Advent is a special time for me, I hope it is for you too. The message and timing of it pushes us to take inventory of our year and points us to the meaning and beauty of Jesus’ coming. Looking back, I remember one year feeling like I was going through my days without enough prayer and reflection. It was the weeks of processing Advent that pushed me to re-center, process more, pray more, look back and ahead more and this helped me in the following New Year.
Maybe you’re new to Advent, maybe you feel like you’ve gotten off to a late start, maybe you started well but find yourself disconnected, I think that’s normal and this isn’t to appease my guilt of having done similar over the years. If I can be of encouragement, I’d suggest asking yourself, “Am I spending enough time thinking about the things that matter in this life?” And a follow up thought would be once you realize the better answer to the question is not only about the amount of time you spend dwelling on such essential things but it’s also about the posture and resulting action – this is where many have found the balance of thought/action/peace.
Advent comes and I hear sermons, I read devotionals and walk around trying to really figure out why God would really come to this world and become one of us. Of course it feels better to exist than to not exist but if I was self-existing, beyond human, all-powerful, God-like, what would compel me to come to this world? This world where the general global population routinely chooses their own happiness at your expense regularly? A world filled with hate for the most trivial of reasons? A world where we often have to make up reasons to justify selfish behavior? A world addicted to its own selfishness to such a degree that it often lacks the ability to recognize something significantly and distinctively better?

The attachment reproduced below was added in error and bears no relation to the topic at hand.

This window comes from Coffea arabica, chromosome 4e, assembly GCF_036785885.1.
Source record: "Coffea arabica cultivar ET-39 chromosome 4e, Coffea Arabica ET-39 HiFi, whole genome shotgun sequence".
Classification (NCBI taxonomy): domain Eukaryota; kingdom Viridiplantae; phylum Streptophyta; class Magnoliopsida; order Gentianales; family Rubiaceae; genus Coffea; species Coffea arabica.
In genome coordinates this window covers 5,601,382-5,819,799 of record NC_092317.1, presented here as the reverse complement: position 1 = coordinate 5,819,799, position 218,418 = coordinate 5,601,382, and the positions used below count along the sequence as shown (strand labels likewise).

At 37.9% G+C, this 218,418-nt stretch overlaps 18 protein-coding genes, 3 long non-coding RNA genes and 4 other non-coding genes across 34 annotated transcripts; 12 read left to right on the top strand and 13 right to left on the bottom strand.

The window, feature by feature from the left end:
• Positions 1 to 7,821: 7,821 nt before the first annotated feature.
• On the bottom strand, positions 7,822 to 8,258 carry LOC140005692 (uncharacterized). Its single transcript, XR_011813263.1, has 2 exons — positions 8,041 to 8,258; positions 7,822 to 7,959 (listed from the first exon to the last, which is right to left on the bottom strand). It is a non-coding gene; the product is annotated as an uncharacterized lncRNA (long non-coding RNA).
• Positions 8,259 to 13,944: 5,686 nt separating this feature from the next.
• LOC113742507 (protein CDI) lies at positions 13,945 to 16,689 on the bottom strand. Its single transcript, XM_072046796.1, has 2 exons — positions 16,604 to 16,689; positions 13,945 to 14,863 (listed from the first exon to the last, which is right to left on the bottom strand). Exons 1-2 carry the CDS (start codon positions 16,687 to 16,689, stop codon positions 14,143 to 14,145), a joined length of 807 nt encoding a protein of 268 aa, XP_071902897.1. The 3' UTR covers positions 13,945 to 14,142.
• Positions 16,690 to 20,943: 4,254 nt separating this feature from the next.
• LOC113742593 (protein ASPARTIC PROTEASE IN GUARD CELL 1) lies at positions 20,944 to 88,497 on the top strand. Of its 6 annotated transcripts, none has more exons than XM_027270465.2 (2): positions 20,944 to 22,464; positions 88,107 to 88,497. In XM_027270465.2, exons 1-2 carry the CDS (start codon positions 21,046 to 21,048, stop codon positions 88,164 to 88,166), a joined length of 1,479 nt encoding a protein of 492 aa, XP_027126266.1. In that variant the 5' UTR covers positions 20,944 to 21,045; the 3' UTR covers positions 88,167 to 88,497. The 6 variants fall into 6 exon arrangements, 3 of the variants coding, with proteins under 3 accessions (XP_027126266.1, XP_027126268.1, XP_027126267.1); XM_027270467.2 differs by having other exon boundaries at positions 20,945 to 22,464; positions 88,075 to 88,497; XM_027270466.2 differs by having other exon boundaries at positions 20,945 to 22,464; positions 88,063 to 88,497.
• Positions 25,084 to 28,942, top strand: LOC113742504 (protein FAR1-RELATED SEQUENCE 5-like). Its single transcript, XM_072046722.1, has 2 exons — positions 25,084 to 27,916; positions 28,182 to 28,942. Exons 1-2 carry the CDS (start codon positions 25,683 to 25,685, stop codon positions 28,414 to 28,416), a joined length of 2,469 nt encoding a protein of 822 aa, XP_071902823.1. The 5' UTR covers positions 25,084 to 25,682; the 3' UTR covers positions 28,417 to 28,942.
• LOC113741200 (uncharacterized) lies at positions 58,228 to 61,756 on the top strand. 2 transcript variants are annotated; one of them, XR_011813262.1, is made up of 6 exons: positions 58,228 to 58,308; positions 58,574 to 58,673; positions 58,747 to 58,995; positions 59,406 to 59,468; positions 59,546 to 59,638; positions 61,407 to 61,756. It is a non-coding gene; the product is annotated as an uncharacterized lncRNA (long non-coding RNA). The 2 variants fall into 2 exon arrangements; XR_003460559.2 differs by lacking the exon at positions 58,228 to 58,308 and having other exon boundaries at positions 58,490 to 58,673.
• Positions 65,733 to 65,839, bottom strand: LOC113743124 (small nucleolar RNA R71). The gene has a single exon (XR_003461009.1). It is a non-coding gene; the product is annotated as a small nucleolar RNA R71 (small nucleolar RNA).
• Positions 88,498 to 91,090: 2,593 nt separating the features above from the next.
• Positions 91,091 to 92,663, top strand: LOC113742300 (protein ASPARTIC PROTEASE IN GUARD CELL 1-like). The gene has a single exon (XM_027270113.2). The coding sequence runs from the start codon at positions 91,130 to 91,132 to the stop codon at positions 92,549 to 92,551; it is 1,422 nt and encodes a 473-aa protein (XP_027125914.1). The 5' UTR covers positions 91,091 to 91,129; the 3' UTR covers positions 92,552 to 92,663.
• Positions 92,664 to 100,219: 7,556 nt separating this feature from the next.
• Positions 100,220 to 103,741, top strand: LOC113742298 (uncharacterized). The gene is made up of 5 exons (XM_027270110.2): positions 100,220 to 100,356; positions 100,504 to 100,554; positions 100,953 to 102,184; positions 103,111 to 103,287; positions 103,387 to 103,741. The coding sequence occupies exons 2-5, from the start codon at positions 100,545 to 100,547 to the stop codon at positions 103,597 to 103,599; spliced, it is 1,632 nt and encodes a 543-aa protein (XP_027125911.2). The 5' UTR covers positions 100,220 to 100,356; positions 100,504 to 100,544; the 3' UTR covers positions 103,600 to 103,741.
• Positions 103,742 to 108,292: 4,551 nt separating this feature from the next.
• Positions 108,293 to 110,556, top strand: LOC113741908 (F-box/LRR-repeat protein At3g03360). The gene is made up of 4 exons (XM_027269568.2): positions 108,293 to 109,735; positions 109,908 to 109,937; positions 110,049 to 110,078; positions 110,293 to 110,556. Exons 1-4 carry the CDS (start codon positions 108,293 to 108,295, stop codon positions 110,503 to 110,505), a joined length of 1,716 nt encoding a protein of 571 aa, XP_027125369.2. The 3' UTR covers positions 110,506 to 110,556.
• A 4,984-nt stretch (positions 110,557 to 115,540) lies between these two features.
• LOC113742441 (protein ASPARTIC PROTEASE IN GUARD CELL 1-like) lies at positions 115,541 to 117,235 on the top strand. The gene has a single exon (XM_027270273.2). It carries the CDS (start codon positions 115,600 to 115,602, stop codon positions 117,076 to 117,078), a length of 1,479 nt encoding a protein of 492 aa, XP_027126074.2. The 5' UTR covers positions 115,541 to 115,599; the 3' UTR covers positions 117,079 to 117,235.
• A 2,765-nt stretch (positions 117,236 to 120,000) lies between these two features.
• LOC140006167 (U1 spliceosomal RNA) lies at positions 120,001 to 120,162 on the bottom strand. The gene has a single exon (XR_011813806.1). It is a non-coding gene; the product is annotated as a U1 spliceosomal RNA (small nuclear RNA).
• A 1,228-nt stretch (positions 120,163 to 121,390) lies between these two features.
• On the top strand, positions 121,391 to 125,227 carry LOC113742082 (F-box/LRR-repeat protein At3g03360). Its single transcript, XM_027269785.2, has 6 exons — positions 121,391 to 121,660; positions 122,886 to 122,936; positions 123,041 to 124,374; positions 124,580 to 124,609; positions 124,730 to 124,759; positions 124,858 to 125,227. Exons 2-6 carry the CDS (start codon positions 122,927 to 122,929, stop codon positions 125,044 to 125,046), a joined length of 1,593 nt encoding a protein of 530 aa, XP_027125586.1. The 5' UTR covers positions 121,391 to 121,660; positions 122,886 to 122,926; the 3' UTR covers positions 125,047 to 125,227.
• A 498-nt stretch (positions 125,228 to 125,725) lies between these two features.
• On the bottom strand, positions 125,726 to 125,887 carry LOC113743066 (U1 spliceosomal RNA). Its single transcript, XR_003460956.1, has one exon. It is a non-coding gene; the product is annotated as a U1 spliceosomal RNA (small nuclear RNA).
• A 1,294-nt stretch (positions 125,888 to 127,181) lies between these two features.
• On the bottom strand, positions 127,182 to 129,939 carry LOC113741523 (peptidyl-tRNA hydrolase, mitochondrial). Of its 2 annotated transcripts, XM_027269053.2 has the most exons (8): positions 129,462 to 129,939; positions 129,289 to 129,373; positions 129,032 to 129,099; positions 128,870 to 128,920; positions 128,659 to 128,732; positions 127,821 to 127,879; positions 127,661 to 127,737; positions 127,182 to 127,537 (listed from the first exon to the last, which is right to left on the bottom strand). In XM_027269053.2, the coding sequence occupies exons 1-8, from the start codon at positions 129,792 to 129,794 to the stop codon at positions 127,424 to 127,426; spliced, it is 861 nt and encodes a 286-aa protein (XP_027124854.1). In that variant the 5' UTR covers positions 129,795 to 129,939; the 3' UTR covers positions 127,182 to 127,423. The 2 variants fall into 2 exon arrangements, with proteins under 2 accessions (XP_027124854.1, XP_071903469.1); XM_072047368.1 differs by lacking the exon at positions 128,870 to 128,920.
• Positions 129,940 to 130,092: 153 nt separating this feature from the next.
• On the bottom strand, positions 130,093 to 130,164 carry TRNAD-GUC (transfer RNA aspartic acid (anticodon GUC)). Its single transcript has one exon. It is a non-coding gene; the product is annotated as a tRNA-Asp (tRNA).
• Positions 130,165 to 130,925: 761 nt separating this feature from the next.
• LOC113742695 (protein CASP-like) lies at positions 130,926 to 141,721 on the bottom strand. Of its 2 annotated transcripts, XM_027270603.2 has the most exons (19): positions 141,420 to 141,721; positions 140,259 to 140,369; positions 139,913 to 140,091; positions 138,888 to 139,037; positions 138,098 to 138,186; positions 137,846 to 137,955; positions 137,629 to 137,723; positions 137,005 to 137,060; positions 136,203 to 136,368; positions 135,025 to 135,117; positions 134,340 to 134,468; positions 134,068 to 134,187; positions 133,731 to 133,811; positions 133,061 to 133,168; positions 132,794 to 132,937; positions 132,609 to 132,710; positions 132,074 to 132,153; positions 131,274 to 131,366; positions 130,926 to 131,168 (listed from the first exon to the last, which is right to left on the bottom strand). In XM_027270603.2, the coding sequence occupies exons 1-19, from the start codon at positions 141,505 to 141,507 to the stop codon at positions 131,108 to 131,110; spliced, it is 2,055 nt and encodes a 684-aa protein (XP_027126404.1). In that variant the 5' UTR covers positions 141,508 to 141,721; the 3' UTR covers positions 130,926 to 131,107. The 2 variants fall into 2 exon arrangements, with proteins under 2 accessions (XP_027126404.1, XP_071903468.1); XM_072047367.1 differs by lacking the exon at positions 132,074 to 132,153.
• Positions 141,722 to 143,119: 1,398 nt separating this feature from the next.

Somedays I think if I were God, I would have abandoned “Project Earth” and skipped over to one of other projects in the “Creation Folder.” Imagine being the God of a world that decided to fully worship God rather than live in a post-fallen world that often ignores and rejects the beautiful redemption awaiting them. I imagine this alien planet in a Garden of Eden setting, singing their hymns, serving one another, and doing everything right. The competitive side of me doubts these creatures would be as beautiful as us but they seem like the type of imaginary people that God would prefer. So with that possibility why does God bother with us?
Of course, I’m supposed to pause here and realize the reason God became man was out of his great love for us and His desire to save us from ourselves and from each other. I understand that on some intellectual level but on an emotional one, I would understand if God decided to leave us to our own devices. At the same time, I am grateful that God is not governed by my emotional responses and instead, is sympathetic. I’m grateful for the way Advent works.
I care about our world, I care about the pain, injustices, the abandonment, and abuses on a systematic level and on a person one. I feel the hurt and anger. And in my defense (and maybe yours), some of it is a righteous anger. My problem is that my righteous anger often leads me to distance myself from the world, or at least from what I deem the wrong part of the world. It should be noted that after Jesus cleansed the temple in righteous anger, he soon entered Holy Week. No distance from the world, instead, greater immersion of its even more hideous nature. Embracing the evil so He could overcome it and delver His people. Convicting.
Again, this is how Advent makes a mess of things. It’s the back and forth of unlearning, learning, re-learning, seeing something completely new that brings us to a better place. Maybe next year, my year will be marked by greater compassion for the world while embracing more of its ugliness. Even as one who as a high appreciation for plurality and paradox, I frankly feel ill-equipped to do that. But this feels like what Advent is leading me towards – seeing the goodness of God from even more angles bringing us to a deeper faith.
I am moved by this God who knew exactly what He was in for when He thought of coming to us. I am humbled this God did not choose to skip over our planet. I’m grateful that God bothers with us and I thank God, I’m not God. There would be no Advent, there would be no deliverance, there would be no better life in this world or in the next.